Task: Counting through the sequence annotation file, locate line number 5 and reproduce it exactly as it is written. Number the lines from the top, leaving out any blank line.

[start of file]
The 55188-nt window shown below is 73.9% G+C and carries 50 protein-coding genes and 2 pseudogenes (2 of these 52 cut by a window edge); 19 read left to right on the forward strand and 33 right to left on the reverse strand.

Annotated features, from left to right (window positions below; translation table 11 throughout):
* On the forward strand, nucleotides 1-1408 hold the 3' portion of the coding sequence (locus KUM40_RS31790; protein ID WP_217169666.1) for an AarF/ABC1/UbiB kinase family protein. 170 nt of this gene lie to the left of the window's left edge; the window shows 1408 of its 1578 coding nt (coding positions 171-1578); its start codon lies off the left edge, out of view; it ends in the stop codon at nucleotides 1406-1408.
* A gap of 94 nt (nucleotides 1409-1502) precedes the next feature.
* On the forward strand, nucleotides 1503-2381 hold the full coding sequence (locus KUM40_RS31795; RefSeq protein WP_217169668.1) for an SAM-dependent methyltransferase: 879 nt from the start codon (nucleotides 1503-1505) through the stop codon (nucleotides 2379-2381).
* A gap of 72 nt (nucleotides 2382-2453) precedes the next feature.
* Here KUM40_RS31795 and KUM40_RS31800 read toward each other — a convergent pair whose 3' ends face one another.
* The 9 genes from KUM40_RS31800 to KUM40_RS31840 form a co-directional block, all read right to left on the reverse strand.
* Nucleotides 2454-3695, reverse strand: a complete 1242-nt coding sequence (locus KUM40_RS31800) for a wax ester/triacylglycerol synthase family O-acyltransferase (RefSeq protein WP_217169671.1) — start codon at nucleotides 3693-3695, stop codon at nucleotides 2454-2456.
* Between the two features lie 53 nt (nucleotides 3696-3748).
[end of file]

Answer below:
* On the forward strand, nucleotides 1503-2381 hold the full coding sequence (locus KUM40_RS31795; RefSeq protein WP_217169668.1) for an SAM-dependent methyltransferase: 879 nt from the start codon (nucleotides 1503-1505) through the stop codon (nucleotides 2379-2381).